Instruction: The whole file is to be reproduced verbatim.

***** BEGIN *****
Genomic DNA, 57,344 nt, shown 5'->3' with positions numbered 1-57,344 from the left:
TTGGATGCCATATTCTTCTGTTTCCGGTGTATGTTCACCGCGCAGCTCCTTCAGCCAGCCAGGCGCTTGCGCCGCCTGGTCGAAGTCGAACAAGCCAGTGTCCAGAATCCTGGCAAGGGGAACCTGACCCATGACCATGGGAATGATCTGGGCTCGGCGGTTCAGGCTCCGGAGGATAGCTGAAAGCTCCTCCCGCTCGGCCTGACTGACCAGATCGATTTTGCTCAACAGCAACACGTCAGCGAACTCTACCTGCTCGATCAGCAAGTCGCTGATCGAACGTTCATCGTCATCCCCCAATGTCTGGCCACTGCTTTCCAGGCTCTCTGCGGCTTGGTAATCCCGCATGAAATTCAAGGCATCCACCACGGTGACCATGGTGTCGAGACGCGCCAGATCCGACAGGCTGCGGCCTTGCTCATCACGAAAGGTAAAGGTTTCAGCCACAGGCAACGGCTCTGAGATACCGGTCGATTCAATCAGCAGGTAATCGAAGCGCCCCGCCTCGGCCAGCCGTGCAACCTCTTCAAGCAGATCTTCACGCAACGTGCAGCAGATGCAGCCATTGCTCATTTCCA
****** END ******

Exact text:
Genomic DNA, 57,344 nt, shown 5'->3' with positions numbered 1-57,344 from the left:
TTGGATGCCATATTCTTCTGTTTCCGGTGTATGTTCACCGCGCAGCTCCTTCAGCCAGCCAGGCGCTTGCGCCGCCTGGTCGAAGTCGAACAAGCCAGTGTCCAGAATCCTGGCAAGGGGAACCTGACCCATGACCATGGGAATGATCTGGGCTCGGCGGTTCAGGCTCCGGAGGATAGCTGAAAGCTCCTCCCGCTCGGCCTGACTGACCAGATCGATTTTGCTCAACAGCAACACGTCAGCGAACTCTACCTGCTCGATCAGCAAGTCGCTGATCGAACGTTCATCGTCATCCCCCAATGTCTGGCCACTGCTTTCCAGGCTCTCTGCGGCTTGGTAATCCCGCATGAAATTCAAGGCATCCACCACGGTGACCATGGTGTCGAGACGCGCCAGATCCGACAGGCTGCGGCCTTGCTCATCACGAAAGGTAAAGGTTTCAGCCACAGGCAACGGCTCTGAGATACCGGTCGATTCAATCAGCAGGTAATCGAAGCGCCCCGCCTCGGCCAGCCGTGCAACCTCTTCAAGCAGATCTTCACGCAACGTGCAGCAGATGCAGCCATTGCTCATTTCCA